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What if the dealer is stationary, not changing its position at the end of a game?

In a normal game, as I know, the small blind is the first person from the left of the dealer and the big blind is the second person from the left of the dealer. Doing so with a fixed dealer, following the same rules would mean that the same two players to the left will be continuously small blind, and, respectively, big blind.

What if a dealer holds his/her position? How will the position of the blinds be changed if the dealer will not change at the end of every game? How will the 'cycle' work, if I want, progressively, every and each player to be small blind and big blind an equal amount of games?

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2 Answers 2

Although physically the dealer is in place, the symbolic dealer is one of the players. They don't deal the cards but they have a "button" in front of them, indicating they are the dealer (and the blinds are the players to the button's left).

After each hand, the (actual) dealer has the responsibility of moving the button to the next player. Often the players will do this and announce "the button is right" to indicate it's been moved.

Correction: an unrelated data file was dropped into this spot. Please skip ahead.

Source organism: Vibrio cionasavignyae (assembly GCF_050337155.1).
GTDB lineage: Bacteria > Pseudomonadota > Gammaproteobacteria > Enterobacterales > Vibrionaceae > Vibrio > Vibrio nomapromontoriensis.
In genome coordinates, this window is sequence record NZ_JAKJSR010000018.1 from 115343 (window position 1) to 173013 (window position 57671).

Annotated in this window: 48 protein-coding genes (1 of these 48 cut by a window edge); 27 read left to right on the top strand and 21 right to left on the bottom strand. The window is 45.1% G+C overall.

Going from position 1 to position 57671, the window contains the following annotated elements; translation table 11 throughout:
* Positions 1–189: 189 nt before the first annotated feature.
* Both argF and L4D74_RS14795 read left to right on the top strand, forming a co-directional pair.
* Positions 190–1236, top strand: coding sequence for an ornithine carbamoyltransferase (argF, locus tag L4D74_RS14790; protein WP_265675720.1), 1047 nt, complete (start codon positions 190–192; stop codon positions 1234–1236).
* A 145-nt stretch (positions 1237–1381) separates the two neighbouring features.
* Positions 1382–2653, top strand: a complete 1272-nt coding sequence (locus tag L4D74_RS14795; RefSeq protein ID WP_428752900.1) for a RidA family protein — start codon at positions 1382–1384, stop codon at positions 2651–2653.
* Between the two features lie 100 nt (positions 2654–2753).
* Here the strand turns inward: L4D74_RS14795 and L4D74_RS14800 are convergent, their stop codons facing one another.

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mah's answer gives you the correct picture about how this mechanism works.

I would like to add that the confusion stems from the fact that, in earlier days of poker (and still today in home-games), the guy on the button acts as dealer for that particular hand (deals the cards, counts the flop, makes sure the players are not acting out of turn etc.). This is why the button is called the "Dealer" button.

This naming convention is the reason why there's usually confusion about this.

To be clear about what you mean, I do the following (and I suggest to as many people as possible to do the same):

  • when talking about the guy who deals the cards, refer to him as Dealer
  • when you're talking about the player at the right of the small blind, refer to him as the player on the button

This button vs. dealer distinction will dissipate the confusion and make it very clear what you mean.

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